At 08:00 am, an American B-29 bomber, code name “Enola Gay”, entered Hiroshima airspace at an altitude of 31,000 feet. One survivor said he saw the plane and knew it was an American plane because, at the time, Japanese planes couldn’t fly at that altitude. He described it as a silver dot in the morning sky and was under the impression that it was just passing by. At 08:15 am, the crew onboard the Enola Gay opened the bottom hatch of their B-29 bomber and dropped the world’s first-ever atomic bomb, code name “Little Boy”, on the city of Hiroshima. Little Boy, a 4000kg uranium-235 bomb, fell for about 43 seconds before it was detonated 600 metres above the ground. The blast was greater than 16-kilotons of TNT and instantly destroyed 90% of the city, killing more than 80,000 people. The Enola Gay’s crew made a desperate attempt to escape the blast and described the blinding light as a mushroom-shaped cloud boiling into the upper atmosphere. For the first time in history, a city and its population were wiped out in just one second.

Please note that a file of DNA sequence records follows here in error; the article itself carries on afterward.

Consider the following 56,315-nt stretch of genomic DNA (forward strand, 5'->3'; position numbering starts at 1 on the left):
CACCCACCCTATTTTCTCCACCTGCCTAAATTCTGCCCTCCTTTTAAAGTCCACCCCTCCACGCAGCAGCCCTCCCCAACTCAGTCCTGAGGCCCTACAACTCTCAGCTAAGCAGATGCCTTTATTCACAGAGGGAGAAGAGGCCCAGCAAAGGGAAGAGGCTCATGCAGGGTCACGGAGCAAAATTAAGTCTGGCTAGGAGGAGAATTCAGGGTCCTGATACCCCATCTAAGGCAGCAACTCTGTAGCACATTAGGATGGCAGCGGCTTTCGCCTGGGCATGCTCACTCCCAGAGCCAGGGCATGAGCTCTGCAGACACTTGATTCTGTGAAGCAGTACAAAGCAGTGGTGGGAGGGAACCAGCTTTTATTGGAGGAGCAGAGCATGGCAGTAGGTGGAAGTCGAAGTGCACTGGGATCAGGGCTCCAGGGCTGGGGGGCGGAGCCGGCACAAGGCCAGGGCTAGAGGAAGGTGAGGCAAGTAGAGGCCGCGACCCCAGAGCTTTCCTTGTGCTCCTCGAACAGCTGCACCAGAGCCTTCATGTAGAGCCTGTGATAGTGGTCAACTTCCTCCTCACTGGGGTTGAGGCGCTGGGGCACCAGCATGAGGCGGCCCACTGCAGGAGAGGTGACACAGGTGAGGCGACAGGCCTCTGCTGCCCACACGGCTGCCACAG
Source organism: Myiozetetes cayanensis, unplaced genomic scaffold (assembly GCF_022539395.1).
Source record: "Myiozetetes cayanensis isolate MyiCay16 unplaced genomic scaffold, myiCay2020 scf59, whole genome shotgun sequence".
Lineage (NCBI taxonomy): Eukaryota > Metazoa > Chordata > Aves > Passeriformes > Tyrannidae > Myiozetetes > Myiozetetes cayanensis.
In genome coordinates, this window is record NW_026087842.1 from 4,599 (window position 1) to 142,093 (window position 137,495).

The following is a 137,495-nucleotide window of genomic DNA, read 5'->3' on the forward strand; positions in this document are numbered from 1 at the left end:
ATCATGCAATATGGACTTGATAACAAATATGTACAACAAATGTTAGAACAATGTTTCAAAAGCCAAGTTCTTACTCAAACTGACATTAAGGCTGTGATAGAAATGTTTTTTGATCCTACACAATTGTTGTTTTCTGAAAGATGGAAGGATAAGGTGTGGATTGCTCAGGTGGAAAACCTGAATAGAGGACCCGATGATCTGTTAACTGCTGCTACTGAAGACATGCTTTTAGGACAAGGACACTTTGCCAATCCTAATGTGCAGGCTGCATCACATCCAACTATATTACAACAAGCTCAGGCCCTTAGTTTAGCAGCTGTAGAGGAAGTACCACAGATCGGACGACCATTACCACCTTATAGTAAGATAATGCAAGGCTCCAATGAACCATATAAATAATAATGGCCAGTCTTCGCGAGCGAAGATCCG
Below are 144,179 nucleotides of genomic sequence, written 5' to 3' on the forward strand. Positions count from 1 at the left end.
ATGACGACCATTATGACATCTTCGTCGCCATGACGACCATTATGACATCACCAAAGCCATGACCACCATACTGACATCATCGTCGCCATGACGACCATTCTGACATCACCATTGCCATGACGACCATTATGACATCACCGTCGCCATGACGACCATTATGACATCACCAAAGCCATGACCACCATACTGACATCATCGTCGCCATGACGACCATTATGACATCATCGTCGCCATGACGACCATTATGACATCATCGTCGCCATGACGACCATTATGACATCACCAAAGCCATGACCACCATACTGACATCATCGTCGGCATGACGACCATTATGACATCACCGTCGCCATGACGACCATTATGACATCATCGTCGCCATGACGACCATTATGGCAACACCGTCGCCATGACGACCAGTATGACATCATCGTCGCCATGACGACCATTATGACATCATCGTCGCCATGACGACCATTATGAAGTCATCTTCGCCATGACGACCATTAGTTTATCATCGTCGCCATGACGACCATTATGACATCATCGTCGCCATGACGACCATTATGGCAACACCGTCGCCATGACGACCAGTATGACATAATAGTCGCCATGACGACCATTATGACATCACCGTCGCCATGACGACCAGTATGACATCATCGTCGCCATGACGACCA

Miraculously, some people on the ground survived the bomb. One survivor described in detail how the massive blast caused the world to tremble around him and how he saw a blinding light that was brighter than the sun. He closed his eyes and covered his face with both hands but the light was so bright that he could see the bones and veins inside his hands, just like you would on an x-ray. To some survivors, the blast caused permanent blindness and for some, it was just temporary. At the hypocentre (the centre point of the blast where the bomb was detonated) temperatures exceeded 7,000 degrees Celsius (12,600 Fahrenheit). This means, the combination of the heat and the powerful force of the blast literally caused people to disintegrate whilst turning buildings, roads and pretty much everything else into ash. The people close to, but not at the heart of, the hypocentre had their skin ripped off their bodies and their internal organs fractured or fried, some taking hours to die. And just to makes matters even worse for the people further out was the fact that the firestorm of the blast consumed almost all available oxygen, causing the people, who did not burn to death, to suffocate. Other survivors tell the story of how they ran through the streets to seek help and had to hear the deafening screams of people with broken skulls and penetration wounds lying in the rubble. Some families had remains to bury, others had to make peace with the fact that their fathers, mothers, daughters and sons had disappeared into thin air.